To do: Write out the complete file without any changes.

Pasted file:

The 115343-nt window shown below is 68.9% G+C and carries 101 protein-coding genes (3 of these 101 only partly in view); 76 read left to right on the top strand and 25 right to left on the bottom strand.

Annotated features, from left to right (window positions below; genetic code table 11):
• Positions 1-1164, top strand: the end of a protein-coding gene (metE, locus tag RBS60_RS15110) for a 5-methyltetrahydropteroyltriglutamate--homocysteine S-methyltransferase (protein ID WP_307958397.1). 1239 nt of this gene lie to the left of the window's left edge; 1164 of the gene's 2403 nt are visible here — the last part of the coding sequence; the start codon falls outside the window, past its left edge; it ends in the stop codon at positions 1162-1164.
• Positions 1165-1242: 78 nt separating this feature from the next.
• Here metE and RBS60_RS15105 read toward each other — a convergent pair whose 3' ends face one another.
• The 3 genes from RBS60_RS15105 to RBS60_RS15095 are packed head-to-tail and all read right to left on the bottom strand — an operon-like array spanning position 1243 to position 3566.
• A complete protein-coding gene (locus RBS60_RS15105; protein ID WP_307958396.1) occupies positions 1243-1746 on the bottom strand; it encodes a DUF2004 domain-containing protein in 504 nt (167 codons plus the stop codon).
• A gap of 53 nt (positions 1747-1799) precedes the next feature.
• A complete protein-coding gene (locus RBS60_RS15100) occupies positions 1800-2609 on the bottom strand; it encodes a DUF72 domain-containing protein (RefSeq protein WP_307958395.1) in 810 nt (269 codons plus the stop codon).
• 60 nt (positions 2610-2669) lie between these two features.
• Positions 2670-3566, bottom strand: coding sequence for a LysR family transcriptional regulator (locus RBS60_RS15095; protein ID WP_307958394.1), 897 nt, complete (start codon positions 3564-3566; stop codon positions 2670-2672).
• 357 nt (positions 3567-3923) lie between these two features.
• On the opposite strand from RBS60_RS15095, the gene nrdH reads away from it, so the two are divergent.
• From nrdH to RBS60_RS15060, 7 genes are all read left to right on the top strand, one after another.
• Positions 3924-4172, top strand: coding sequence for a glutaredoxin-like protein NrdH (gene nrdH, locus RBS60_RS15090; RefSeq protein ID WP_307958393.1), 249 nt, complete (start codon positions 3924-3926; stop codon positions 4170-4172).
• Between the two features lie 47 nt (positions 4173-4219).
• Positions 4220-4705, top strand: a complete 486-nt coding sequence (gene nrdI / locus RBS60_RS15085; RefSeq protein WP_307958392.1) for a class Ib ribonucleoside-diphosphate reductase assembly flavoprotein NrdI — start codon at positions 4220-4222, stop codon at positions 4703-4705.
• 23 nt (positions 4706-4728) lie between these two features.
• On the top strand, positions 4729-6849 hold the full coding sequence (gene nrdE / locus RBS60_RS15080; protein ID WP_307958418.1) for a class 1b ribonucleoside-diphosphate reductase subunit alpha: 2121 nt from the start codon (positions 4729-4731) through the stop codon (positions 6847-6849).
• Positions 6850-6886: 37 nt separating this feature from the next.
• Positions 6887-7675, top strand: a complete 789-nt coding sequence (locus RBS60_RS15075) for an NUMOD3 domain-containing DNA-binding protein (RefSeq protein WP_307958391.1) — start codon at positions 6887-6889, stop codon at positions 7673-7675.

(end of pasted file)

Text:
The 115343-nt window shown below is 68.9% G+C and carries 101 protein-coding genes (3 of these 101 only partly in view); 76 read left to right on the top strand and 25 right to left on the bottom strand.

Annotated features, from left to right (window positions below; genetic code table 11):
• Positions 1-1164, top strand: the end of a protein-coding gene (metE, locus tag RBS60_RS15110) for a 5-methyltetrahydropteroyltriglutamate--homocysteine S-methyltransferase (protein ID WP_307958397.1). 1239 nt of this gene lie to the left of the window's left edge; 1164 of the gene's 2403 nt are visible here — the last part of the coding sequence; the start codon falls outside the window, past its left edge; it ends in the stop codon at positions 1162-1164.
• Positions 1165-1242: 78 nt separating this feature from the next.
• Here metE and RBS60_RS15105 read toward each other — a convergent pair whose 3' ends face one another.
• The 3 genes from RBS60_RS15105 to RBS60_RS15095 are packed head-to-tail and all read right to left on the bottom strand — an operon-like array spanning position 1243 to position 3566.
• A complete protein-coding gene (locus RBS60_RS15105; protein ID WP_307958396.1) occupies positions 1243-1746 on the bottom strand; it encodes a DUF2004 domain-containing protein in 504 nt (167 codons plus the stop codon).
• A gap of 53 nt (positions 1747-1799) precedes the next feature.
• A complete protein-coding gene (locus RBS60_RS15100) occupies positions 1800-2609 on the bottom strand; it encodes a DUF72 domain-containing protein (RefSeq protein WP_307958395.1) in 810 nt (269 codons plus the stop codon).
• 60 nt (positions 2610-2669) lie between these two features.
• Positions 2670-3566, bottom strand: coding sequence for a LysR family transcriptional regulator (locus RBS60_RS15095; protein ID WP_307958394.1), 897 nt, complete (start codon positions 3564-3566; stop codon positions 2670-2672).
• 357 nt (positions 3567-3923) lie between these two features.
• On the opposite strand from RBS60_RS15095, the gene nrdH reads away from it, so the two are divergent.
• From nrdH to RBS60_RS15060, 7 genes are all read left to right on the top strand, one after another.
• Positions 3924-4172, top strand: coding sequence for a glutaredoxin-like protein NrdH (gene nrdH, locus RBS60_RS15090; RefSeq protein ID WP_307958393.1), 249 nt, complete (start codon positions 3924-3926; stop codon positions 4170-4172).
• Between the two features lie 47 nt (positions 4173-4219).
• Positions 4220-4705, top strand: a complete 486-nt coding sequence (gene nrdI / locus RBS60_RS15085; RefSeq protein WP_307958392.1) for a class Ib ribonucleoside-diphosphate reductase assembly flavoprotein NrdI — start codon at positions 4220-4222, stop codon at positions 4703-4705.
• 23 nt (positions 4706-4728) lie between these two features.
• On the top strand, positions 4729-6849 hold the full coding sequence (gene nrdE / locus RBS60_RS15080; protein ID WP_307958418.1) for a class 1b ribonucleoside-diphosphate reductase subunit alpha: 2121 nt from the start codon (positions 4729-4731) through the stop codon (positions 6847-6849).
• Positions 6850-6886: 37 nt separating this feature from the next.
• Positions 6887-7675, top strand: a complete 789-nt coding sequence (locus RBS60_RS15075) for an NUMOD3 domain-containing DNA-binding protein (RefSeq protein WP_307958391.1) — start codon at positions 6887-6889, stop codon at positions 7673-7675.